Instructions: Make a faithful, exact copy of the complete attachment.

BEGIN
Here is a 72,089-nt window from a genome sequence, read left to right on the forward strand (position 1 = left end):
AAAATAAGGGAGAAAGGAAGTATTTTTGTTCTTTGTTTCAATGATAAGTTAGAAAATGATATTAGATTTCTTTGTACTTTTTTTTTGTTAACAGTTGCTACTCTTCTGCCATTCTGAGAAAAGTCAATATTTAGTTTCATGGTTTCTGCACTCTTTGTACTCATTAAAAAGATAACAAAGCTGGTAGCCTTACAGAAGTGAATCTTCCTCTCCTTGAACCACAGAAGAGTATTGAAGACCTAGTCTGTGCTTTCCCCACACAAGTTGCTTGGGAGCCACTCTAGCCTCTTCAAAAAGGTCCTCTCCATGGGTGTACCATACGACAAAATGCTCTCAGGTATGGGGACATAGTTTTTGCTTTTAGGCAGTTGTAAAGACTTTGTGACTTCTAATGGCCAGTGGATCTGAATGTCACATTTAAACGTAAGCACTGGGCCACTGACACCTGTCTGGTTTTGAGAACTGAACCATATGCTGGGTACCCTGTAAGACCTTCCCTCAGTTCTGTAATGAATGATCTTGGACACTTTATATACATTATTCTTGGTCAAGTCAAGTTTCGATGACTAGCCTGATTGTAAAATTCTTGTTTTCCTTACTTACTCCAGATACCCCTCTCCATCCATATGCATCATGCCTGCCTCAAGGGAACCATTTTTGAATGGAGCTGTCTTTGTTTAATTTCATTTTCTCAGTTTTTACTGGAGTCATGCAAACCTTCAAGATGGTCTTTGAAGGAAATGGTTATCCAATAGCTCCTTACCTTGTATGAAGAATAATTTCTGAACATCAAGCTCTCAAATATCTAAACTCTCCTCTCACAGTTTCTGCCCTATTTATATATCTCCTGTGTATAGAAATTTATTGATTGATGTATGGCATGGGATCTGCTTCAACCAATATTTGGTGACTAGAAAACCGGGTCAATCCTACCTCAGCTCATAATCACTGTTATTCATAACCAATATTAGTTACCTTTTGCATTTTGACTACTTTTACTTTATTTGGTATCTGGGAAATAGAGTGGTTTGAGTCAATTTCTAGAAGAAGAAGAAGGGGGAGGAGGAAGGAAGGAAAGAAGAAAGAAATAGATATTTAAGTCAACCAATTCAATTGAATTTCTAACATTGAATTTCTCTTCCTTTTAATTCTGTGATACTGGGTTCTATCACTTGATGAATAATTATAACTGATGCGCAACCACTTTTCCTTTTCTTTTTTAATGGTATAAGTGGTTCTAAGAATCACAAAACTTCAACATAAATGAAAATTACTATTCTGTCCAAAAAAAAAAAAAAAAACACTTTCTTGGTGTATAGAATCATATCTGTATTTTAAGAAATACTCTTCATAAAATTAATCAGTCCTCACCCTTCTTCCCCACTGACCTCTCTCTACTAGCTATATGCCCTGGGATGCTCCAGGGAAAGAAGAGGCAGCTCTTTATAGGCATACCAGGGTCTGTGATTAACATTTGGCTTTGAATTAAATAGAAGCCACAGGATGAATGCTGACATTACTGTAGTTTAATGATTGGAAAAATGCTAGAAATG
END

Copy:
Here is a 72,089-nt window from a genome sequence, read left to right on the forward strand (position 1 = left end):
AAAATAAGGGAGAAAGGAAGTATTTTTGTTCTTTGTTTCAATGATAAGTTAGAAAATGATATTAGATTTCTTTGTACTTTTTTTTTGTTAACAGTTGCTACTCTTCTGCCATTCTGAGAAAAGTCAATATTTAGTTTCATGGTTTCTGCACTCTTTGTACTCATTAAAAAGATAACAAAGCTGGTAGCCTTACAGAAGTGAATCTTCCTCTCCTTGAACCACAGAAGAGTATTGAAGACCTAGTCTGTGCTTTCCCCACACAAGTTGCTTGGGAGCCACTCTAGCCTCTTCAAAAAGGTCCTCTCCATGGGTGTACCATACGACAAAATGCTCTCAGGTATGGGGACATAGTTTTTGCTTTTAGGCAGTTGTAAAGACTTTGTGACTTCTAATGGCCAGTGGATCTGAATGTCACATTTAAACGTAAGCACTGGGCCACTGACACCTGTCTGGTTTTGAGAACTGAACCATATGCTGGGTACCCTGTAAGACCTTCCCTCAGTTCTGTAATGAATGATCTTGGACACTTTATATACATTATTCTTGGTCAAGTCAAGTTTCGATGACTAGCCTGATTGTAAAATTCTTGTTTTCCTTACTTACTCCAGATACCCCTCTCCATCCATATGCATCATGCCTGCCTCAAGGGAACCATTTTTGAATGGAGCTGTCTTTGTTTAATTTCATTTTCTCAGTTTTTACTGGAGTCATGCAAACCTTCAAGATGGTCTTTGAAGGAAATGGTTATCCAATAGCTCCTTACCTTGTATGAAGAATAATTTCTGAACATCAAGCTCTCAAATATCTAAACTCTCCTCTCACAGTTTCTGCCCTATTTATATATCTCCTGTGTATAGAAATTTATTGATTGATGTATGGCATGGGATCTGCTTCAACCAATATTTGGTGACTAGAAAACCGGGTCAATCCTACCTCAGCTCATAATCACTGTTATTCATAACCAATATTAGTTACCTTTTGCATTTTGACTACTTTTACTTTATTTGGTATCTGGGAAATAGAGTGGTTTGAGTCAATTTCTAGAAGAAGAAGAAGGGGGAGGAGGAAGGAAGGAAAGAAGAAAGAAATAGATATTTAAGTCAACCAATTCAATTGAATTTCTAACATTGAATTTCTCTTCCTTTTAATTCTGTGATACTGGGTTCTATCACTTGATGAATAATTATAACTGATGCGCAACCACTTTTCCTTTTCTTTTTTAATGGTATAAGTGGTTCTAAGAATCACAAAACTTCAACATAAATGAAAATTACTATTCTGTCCAAAAAAAAAAAAAAAAACACTTTCTTGGTGTATAGAATCATATCTGTATTTTAAGAAATACTCTTCATAAAATTAATCAGTCCTCACCCTTCTTCCCCACTGACCTCTCTCTACTAGCTATATGCCCTGGGATGCTCCAGGGAAAGAAGAGGCAGCTCTTTATAGGCATACCAGGGTCTGTGATTAACATTTGGCTTTGAATTAAATAGAAGCCACAGGATGAATGCTGACATTACTGTAGTTTAATGATTGGAAAAATGCTAGAAATG